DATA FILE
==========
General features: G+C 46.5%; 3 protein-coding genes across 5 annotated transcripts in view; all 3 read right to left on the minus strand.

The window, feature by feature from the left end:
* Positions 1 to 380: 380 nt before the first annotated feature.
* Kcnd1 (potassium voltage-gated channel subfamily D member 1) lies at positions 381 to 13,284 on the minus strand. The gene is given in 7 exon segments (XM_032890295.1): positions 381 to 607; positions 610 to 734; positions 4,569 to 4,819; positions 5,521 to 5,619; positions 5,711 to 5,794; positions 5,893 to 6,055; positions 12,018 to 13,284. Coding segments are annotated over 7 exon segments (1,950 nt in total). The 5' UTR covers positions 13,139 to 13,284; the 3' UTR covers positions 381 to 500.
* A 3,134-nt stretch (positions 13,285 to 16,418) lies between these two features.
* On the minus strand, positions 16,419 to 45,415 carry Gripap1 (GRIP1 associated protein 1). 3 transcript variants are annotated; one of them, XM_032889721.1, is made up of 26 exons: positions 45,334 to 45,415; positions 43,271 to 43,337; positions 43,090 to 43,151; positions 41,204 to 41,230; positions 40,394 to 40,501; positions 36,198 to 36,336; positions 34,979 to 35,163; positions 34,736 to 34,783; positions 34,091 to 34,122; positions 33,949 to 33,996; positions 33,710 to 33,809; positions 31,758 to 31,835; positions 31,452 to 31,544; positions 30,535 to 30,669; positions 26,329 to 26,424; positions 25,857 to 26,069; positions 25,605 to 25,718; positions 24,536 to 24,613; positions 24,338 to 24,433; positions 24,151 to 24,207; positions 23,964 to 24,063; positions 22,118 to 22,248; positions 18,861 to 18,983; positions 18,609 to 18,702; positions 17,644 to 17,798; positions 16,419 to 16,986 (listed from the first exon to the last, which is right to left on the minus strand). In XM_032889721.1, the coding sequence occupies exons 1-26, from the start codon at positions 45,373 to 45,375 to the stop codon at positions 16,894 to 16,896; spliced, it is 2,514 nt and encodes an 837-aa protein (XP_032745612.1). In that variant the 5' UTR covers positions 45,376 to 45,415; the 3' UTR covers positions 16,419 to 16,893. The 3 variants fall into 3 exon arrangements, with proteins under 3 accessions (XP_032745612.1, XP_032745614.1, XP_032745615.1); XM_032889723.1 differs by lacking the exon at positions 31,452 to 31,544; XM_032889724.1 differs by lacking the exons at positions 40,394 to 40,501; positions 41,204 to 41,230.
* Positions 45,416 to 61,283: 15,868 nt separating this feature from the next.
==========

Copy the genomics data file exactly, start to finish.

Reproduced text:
General features: G+C 46.5%; 3 protein-coding genes across 5 annotated transcripts in view; all 3 read right to left on the minus strand.

The window, feature by feature from the left end:
* Positions 1 to 380: 380 nt before the first annotated feature.
* Kcnd1 (potassium voltage-gated channel subfamily D member 1) lies at positions 381 to 13,284 on the minus strand. The gene is given in 7 exon segments (XM_032890295.1): positions 381 to 607; positions 610 to 734; positions 4,569 to 4,819; positions 5,521 to 5,619; positions 5,711 to 5,794; positions 5,893 to 6,055; positions 12,018 to 13,284. Coding segments are annotated over 7 exon segments (1,950 nt in total). The 5' UTR covers positions 13,139 to 13,284; the 3' UTR covers positions 381 to 500.
* A 3,134-nt stretch (positions 13,285 to 16,418) lies between these two features.
* On the minus strand, positions 16,419 to 45,415 carry Gripap1 (GRIP1 associated protein 1). 3 transcript variants are annotated; one of them, XM_032889721.1, is made up of 26 exons: positions 45,334 to 45,415; positions 43,271 to 43,337; positions 43,090 to 43,151; positions 41,204 to 41,230; positions 40,394 to 40,501; positions 36,198 to 36,336; positions 34,979 to 35,163; positions 34,736 to 34,783; positions 34,091 to 34,122; positions 33,949 to 33,996; positions 33,710 to 33,809; positions 31,758 to 31,835; positions 31,452 to 31,544; positions 30,535 to 30,669; positions 26,329 to 26,424; positions 25,857 to 26,069; positions 25,605 to 25,718; positions 24,536 to 24,613; positions 24,338 to 24,433; positions 24,151 to 24,207; positions 23,964 to 24,063; positions 22,118 to 22,248; positions 18,861 to 18,983; positions 18,609 to 18,702; positions 17,644 to 17,798; positions 16,419 to 16,986 (listed from the first exon to the last, which is right to left on the minus strand). In XM_032889721.1, the coding sequence occupies exons 1-26, from the start codon at positions 45,373 to 45,375 to the stop codon at positions 16,894 to 16,896; spliced, it is 2,514 nt and encodes an 837-aa protein (XP_032745612.1). In that variant the 5' UTR covers positions 45,376 to 45,415; the 3' UTR covers positions 16,419 to 16,893. The 3 variants fall into 3 exon arrangements, with proteins under 3 accessions (XP_032745612.1, XP_032745614.1, XP_032745615.1); XM_032889723.1 differs by lacking the exon at positions 31,452 to 31,544; XM_032889724.1 differs by lacking the exons at positions 40,394 to 40,501; positions 41,204 to 41,230.
* Positions 45,416 to 61,283: 15,868 nt separating this feature from the next.